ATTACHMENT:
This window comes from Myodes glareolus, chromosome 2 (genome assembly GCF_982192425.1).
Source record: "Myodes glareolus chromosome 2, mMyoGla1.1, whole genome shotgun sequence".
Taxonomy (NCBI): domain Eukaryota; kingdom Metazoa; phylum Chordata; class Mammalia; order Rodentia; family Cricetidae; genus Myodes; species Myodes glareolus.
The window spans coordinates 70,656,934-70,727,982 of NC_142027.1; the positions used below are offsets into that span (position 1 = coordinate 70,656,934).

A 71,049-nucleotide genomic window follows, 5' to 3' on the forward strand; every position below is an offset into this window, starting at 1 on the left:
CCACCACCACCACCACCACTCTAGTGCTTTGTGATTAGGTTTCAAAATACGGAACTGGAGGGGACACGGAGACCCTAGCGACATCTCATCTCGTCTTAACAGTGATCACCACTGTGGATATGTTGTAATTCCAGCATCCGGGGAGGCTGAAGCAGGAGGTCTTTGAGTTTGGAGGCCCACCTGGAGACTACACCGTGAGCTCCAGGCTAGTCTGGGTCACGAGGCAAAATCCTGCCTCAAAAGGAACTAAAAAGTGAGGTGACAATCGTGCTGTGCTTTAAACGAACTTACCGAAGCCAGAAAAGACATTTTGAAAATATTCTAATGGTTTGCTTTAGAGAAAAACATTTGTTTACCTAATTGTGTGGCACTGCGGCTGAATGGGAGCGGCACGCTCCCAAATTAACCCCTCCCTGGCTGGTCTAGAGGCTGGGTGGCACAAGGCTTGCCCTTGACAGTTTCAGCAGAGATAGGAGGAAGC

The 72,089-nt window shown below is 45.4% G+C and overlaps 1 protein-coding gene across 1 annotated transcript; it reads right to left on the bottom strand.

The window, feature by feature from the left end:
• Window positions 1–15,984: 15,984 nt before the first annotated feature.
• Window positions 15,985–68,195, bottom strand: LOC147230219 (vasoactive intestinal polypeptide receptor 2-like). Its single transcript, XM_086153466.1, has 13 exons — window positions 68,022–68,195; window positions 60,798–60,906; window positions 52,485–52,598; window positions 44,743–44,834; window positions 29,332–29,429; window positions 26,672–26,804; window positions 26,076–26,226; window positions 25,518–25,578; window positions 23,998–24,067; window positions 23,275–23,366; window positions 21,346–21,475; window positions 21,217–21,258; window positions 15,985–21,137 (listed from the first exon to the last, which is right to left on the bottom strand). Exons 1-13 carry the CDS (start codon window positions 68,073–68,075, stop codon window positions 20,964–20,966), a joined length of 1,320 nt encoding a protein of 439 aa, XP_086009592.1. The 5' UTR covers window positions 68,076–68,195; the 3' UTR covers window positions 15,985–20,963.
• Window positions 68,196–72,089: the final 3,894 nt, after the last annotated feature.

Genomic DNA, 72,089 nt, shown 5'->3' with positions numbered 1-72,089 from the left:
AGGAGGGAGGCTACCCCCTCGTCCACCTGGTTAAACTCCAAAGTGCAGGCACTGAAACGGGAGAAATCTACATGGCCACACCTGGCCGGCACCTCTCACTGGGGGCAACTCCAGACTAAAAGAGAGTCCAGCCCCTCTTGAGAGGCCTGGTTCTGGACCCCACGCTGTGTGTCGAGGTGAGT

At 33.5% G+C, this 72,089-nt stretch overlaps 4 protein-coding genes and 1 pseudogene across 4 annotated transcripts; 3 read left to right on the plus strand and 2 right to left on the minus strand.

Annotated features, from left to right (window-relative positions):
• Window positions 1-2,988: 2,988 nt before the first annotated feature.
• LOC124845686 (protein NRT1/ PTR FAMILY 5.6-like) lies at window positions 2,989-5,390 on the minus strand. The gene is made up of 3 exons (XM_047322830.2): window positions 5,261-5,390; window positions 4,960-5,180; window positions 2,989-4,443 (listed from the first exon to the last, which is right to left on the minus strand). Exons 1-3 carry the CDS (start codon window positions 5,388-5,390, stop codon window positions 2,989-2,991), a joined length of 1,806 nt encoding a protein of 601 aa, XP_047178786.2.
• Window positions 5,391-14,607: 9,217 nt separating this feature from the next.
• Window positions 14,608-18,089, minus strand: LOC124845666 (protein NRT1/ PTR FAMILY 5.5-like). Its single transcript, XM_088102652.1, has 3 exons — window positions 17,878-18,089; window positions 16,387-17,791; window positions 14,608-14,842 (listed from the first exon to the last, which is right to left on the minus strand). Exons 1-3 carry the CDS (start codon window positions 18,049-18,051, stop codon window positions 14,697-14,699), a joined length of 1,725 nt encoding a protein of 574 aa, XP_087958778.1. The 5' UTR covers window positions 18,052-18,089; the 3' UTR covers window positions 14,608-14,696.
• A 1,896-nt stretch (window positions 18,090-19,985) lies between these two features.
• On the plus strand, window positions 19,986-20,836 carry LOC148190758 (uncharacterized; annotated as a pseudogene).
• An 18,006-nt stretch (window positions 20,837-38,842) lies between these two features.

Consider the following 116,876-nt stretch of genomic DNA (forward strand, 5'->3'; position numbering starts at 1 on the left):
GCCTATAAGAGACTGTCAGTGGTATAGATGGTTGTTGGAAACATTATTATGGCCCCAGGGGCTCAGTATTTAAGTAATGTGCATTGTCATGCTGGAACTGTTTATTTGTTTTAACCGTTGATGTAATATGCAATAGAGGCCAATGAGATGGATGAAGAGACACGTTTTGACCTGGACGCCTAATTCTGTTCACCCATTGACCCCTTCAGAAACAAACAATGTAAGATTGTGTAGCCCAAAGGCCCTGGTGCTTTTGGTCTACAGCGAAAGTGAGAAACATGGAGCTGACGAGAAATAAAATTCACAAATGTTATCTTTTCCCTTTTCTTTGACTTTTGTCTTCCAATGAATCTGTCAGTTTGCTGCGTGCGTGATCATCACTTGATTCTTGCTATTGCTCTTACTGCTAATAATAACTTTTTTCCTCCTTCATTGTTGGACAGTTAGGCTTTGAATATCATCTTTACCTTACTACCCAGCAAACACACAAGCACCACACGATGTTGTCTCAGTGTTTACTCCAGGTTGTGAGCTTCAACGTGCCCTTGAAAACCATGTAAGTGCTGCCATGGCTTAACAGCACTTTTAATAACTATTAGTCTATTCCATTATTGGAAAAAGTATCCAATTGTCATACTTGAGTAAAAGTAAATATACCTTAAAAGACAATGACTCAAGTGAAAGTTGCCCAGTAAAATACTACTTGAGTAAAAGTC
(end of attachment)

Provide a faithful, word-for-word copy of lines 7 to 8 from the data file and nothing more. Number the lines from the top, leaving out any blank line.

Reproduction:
The 72,089-nt window shown below is 45.4% G+C and overlaps 1 protein-coding gene across 1 annotated transcript; it reads right to left on the bottom strand.

The window, feature by feature from the left end: